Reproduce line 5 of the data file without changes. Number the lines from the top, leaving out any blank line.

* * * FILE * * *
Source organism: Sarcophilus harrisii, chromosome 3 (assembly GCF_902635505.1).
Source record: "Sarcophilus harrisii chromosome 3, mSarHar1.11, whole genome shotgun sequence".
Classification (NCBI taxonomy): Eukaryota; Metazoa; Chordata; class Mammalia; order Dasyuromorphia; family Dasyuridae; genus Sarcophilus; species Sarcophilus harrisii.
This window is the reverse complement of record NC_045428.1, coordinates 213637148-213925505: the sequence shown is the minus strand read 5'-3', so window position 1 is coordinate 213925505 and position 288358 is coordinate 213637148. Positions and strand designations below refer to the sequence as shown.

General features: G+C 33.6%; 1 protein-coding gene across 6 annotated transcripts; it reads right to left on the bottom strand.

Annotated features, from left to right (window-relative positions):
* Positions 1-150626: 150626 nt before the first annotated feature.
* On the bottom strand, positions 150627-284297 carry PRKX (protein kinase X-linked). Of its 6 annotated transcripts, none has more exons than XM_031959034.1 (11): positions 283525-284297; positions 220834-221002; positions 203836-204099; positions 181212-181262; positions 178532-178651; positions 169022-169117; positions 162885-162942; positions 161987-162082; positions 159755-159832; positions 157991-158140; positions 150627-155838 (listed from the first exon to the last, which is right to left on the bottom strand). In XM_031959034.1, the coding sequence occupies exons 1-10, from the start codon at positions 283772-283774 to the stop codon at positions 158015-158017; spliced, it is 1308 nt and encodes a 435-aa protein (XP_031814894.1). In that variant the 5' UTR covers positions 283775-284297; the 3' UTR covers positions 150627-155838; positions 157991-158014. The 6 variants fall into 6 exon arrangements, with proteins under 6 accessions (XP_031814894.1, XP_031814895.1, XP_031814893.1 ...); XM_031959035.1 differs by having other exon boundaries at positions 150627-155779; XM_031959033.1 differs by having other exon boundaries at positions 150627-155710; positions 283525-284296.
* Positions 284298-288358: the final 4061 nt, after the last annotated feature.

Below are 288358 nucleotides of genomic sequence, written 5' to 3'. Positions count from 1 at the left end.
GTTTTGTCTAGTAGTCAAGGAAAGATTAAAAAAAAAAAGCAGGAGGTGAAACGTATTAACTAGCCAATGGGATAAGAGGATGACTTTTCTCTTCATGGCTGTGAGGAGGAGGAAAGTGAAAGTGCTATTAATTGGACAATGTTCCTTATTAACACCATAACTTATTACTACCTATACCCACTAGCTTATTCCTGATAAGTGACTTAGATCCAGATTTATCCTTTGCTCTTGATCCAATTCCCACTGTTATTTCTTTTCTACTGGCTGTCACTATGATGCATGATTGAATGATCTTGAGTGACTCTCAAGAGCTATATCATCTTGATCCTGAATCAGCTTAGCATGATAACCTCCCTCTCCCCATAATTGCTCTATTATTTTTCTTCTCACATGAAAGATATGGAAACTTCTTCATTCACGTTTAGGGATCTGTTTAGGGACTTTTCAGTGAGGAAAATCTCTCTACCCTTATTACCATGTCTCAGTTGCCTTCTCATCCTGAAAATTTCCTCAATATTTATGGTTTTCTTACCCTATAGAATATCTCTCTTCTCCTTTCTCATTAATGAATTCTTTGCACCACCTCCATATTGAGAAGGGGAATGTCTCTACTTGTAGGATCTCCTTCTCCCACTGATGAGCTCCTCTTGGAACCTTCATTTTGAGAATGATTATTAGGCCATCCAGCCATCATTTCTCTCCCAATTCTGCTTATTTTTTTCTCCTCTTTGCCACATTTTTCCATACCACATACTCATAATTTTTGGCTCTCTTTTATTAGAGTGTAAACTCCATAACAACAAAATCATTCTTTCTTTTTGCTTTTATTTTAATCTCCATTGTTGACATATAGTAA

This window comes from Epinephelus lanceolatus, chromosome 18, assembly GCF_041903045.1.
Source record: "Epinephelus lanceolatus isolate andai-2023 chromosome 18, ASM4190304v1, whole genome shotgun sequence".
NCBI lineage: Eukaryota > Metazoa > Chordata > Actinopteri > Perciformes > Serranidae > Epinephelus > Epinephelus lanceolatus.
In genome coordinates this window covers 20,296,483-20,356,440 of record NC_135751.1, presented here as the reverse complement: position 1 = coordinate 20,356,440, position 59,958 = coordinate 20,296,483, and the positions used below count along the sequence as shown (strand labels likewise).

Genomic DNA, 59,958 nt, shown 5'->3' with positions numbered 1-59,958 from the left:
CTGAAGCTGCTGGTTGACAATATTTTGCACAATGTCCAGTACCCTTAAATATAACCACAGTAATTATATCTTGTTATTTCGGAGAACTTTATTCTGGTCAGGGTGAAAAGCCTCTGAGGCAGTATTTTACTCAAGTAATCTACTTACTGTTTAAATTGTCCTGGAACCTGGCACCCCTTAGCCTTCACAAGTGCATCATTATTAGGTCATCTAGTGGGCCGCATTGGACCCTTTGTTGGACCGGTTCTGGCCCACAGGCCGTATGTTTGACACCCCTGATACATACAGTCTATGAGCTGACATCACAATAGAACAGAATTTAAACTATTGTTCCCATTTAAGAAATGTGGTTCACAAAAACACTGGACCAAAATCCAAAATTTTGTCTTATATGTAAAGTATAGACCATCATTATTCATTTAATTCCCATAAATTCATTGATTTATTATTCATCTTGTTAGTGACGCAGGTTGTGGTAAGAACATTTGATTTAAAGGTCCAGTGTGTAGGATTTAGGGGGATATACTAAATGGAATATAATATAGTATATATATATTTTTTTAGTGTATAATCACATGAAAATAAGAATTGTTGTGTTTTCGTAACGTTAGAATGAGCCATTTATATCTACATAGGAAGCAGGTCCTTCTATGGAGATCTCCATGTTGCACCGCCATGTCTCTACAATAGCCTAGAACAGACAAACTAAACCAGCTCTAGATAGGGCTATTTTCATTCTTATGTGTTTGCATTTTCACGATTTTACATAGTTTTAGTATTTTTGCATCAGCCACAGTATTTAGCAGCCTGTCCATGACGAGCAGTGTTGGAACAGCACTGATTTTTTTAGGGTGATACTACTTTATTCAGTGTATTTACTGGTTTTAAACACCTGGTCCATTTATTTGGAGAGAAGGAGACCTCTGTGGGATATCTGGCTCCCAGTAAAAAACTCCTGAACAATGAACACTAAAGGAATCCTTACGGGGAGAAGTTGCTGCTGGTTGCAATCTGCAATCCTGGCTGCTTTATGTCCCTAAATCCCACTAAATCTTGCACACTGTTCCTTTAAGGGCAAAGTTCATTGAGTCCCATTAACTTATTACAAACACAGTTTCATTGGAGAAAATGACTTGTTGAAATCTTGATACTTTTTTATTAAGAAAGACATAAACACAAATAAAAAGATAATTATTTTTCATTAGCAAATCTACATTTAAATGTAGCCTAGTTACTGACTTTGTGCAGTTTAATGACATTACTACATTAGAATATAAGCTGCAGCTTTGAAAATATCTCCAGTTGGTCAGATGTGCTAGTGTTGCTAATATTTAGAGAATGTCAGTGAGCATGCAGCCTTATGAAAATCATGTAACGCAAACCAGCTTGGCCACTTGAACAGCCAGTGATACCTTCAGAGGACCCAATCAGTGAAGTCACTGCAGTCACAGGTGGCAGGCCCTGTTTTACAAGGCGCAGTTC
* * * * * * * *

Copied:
General features: G+C 33.6%; 1 protein-coding gene across 6 annotated transcripts; it reads right to left on the bottom strand.